Petals are often the most obvious organ within a flower because they provide visually arresting targets for varied pollinators and show corresponding adaptions in form, colour and scent. When present, they are located in the outer layers of a flower (the perianth) surrounding the male and female reproductive organs, the stamens and carpels. Their development is a consequence of a regulatory hierarchy of meristem determining genes, organ identity genes and downstream target genes. The gene hierarchy involves transcription factors from varied families and is regulated at transcriptional and posttranscriptional levels, involving microRNAs (ribonucleic acids) and targeted protein degradation. The nature of the gene and protein interactions determining and controlling many aspects of petal development have been teased apart in dicotyledonous flowers of Arabidopsis, Antirrhinum and Petunia and in recent years, this knowledge has been used to explore the evolution of these developmental genetic systems across the angiosperms.

Key concepts:

  • Molecular genetics has identified key regulators of petal development in model species.

  • Petal initiation and subsequent development is regulated by a range of transcription factor types.

  • Petal characteristics such as colour, shape and scent are related to pollination mechanisms.

  • Ethylene is important in petal senescence.

Keywords: flower; whorls; pollination; evolution; regulatory genes; developmental genetics

Figure 1.

Variation in petal and floral structure and arrangement. (a) Typical petal consisting of blade, B, and claw, C, regions as found in Arabidopsis thaliana. (b) Zygomorphic flower from Antirrhinum majus observed in dorsoventral view, showing the dorsal, D, lateral, L and ventral, V, petals. (c) Rice flower showing the presence of lodicules, Lo, in a position corresponding to petals in other flowers.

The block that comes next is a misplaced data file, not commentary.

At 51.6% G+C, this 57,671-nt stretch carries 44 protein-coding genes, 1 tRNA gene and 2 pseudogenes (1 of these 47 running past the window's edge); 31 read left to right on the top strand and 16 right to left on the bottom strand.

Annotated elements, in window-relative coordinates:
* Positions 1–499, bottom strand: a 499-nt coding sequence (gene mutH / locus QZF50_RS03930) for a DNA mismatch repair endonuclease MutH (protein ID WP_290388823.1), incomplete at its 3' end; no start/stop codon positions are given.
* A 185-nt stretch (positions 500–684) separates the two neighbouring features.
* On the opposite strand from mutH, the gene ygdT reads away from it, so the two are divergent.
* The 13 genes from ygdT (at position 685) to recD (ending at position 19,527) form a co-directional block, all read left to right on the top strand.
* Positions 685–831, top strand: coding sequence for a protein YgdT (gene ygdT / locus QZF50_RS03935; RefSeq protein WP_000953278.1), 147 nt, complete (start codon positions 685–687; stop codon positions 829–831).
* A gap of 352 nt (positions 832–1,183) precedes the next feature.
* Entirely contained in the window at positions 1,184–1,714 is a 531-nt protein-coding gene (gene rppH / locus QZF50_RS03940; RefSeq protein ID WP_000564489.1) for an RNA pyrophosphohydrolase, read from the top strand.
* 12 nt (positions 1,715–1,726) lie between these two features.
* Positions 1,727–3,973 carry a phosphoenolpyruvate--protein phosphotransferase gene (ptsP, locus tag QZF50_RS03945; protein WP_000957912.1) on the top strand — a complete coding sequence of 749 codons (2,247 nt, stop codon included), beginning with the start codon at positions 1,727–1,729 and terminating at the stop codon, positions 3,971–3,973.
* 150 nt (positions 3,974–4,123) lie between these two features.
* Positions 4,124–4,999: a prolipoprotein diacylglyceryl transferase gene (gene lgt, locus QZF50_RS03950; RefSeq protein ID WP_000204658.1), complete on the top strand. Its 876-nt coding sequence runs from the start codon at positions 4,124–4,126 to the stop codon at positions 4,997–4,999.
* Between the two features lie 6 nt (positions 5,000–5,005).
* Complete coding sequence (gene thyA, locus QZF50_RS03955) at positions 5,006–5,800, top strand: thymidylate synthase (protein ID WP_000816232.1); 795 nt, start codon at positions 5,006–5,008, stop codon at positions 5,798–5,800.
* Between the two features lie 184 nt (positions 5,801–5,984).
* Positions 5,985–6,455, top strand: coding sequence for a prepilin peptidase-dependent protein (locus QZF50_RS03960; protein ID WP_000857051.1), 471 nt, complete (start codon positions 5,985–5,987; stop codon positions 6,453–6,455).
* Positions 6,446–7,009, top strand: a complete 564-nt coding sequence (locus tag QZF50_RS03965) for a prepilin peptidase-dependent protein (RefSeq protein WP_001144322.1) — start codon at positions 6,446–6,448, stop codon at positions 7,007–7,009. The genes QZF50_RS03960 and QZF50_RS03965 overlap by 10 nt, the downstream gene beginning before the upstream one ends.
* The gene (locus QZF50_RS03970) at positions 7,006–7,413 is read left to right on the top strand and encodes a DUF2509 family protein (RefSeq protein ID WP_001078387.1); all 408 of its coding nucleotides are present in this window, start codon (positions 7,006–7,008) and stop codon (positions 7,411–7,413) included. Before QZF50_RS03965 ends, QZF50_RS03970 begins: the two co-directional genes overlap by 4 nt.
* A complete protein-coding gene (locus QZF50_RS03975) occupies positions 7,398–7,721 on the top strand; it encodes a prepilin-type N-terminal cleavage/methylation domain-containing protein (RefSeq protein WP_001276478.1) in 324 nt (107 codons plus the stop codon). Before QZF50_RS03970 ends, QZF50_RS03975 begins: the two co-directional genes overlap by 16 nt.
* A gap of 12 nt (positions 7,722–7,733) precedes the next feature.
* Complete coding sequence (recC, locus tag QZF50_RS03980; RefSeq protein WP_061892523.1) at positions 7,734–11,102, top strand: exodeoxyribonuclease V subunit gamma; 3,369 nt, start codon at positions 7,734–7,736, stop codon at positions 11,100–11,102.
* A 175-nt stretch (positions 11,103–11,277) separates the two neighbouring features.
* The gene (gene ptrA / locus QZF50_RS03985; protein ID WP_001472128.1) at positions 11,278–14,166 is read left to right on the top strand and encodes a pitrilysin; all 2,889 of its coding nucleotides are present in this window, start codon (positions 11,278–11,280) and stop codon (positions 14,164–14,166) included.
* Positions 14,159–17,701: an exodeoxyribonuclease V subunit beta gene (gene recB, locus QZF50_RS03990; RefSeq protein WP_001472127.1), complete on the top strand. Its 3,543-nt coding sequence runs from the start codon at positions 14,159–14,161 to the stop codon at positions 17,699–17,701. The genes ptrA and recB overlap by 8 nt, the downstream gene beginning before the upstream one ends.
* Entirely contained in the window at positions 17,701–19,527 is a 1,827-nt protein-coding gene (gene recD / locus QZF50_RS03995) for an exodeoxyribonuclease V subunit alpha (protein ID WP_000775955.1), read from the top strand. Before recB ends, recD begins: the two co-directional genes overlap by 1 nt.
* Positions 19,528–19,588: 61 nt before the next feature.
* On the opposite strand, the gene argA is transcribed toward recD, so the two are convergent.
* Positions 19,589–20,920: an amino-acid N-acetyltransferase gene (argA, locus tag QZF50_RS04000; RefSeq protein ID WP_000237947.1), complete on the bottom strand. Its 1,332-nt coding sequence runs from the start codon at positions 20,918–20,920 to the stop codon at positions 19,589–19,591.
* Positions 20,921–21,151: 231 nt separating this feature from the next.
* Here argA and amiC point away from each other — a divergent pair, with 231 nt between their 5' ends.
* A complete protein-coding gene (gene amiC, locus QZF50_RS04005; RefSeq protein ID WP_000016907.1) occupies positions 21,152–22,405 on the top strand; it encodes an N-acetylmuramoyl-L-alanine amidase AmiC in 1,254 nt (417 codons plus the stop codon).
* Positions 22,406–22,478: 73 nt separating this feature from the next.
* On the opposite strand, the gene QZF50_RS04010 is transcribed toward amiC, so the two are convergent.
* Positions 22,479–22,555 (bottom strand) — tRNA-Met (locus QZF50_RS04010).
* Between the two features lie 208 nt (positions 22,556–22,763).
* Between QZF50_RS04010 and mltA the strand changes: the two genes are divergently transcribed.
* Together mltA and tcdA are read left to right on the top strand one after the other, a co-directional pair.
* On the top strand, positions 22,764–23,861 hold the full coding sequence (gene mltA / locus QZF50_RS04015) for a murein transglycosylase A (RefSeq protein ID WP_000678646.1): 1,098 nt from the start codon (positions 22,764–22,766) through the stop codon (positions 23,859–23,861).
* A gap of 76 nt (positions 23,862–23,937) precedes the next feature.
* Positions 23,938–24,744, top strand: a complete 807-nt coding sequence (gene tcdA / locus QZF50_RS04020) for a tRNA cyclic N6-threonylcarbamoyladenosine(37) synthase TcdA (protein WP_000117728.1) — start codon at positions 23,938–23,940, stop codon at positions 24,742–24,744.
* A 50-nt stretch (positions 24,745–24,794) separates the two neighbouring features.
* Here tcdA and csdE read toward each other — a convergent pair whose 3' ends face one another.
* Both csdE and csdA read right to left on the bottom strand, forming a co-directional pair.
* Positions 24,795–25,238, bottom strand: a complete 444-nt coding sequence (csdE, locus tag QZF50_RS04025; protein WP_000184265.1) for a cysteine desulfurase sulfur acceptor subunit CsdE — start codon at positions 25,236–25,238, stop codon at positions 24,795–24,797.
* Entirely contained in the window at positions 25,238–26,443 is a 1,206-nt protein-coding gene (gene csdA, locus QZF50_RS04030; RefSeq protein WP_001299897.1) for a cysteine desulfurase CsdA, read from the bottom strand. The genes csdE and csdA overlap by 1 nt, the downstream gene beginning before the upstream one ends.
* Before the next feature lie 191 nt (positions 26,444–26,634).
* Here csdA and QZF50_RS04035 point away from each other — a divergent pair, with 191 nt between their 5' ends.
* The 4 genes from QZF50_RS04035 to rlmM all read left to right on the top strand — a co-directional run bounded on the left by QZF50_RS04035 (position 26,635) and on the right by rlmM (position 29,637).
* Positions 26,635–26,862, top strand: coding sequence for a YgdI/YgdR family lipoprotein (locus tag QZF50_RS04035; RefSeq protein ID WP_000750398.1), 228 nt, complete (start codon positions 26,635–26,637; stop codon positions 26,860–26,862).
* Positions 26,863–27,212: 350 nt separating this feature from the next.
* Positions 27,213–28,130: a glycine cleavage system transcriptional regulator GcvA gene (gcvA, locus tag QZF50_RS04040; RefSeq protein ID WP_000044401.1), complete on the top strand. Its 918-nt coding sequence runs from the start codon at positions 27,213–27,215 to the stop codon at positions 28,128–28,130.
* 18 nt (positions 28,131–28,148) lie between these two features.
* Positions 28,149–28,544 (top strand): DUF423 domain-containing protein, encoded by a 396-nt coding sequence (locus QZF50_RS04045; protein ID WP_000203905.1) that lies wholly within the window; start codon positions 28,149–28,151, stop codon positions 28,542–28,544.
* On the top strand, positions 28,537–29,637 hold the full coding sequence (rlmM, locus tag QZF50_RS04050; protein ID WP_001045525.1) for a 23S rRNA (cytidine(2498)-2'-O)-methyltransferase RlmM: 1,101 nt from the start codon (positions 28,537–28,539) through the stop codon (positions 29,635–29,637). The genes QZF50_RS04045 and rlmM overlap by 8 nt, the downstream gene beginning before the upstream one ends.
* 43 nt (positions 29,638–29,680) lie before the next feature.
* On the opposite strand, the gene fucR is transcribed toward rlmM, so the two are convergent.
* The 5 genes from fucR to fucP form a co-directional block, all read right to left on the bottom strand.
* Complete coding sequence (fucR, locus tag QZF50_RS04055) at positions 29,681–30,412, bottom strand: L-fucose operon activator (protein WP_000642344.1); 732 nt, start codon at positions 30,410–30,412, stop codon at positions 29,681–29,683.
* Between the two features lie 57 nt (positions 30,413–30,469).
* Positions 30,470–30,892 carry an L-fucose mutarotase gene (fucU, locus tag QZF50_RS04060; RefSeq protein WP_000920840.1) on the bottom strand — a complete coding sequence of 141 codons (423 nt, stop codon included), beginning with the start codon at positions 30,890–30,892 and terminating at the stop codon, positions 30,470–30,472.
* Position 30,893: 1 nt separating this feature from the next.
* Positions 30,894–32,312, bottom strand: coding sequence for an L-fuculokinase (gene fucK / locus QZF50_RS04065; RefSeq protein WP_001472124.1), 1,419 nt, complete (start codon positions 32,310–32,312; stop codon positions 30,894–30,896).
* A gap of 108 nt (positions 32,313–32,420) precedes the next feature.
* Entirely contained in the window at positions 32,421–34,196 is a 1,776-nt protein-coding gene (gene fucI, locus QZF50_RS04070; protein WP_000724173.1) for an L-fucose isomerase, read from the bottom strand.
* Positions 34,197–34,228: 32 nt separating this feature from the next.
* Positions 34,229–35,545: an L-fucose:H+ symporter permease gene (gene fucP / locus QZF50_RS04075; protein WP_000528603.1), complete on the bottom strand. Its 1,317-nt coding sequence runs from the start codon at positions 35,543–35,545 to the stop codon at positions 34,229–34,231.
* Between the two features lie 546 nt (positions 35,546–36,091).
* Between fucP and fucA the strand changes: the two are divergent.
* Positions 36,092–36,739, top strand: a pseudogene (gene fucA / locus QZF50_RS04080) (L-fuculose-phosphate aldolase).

Figure 2.

The development and specification of petals. (a) Floral meristem showing sepal primordia, Se, and the position where the petals, P, stamens, St, and carpel, C, will emerge. (b) Flower at later stage of development showing the developing organs in all whorls. (c) Mature flower and a schematic of how the combinatorial activities of the A, B and E genes specify petal identity. A and E factors are represented by green and grey circles and B‐class factors by red and yellow circles.

Figure 3.

Specialized cells of the petal epidermis. (a) Conical cells in the petal epidermis (viewed here in a scheme of a petal transverse section) enhance the colour of flowers by increasing the amount of incidental light (indicated by arrows) absorbed by the cells and reducing the amount of white light that is reflected by the cells. At a visual level, this translates into a more vibrant colour in the petals. The conical cells also provide a more attractive landing platform for pollinators. (b) Flat epidermal cells will make the petal appear paler.

Figure 4.

The evolution of petals. (a) Scheme summarizing the pattern of AP3/PI duplication in the angiosperms. Arrows indicate gene duplication events. (b) Silencing of both AP3 duplicates in opium poppy results in homeotic conversion of petals and stamens (on the left). Reproduced with permission from Drea et al..



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Further Reading

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Drea, Sinéad(Apr 2010) Petals. In: eLS. John Wiley & Sons Ltd, Chichester. [doi: 10.1002/9780470015902.a0002065.pub2]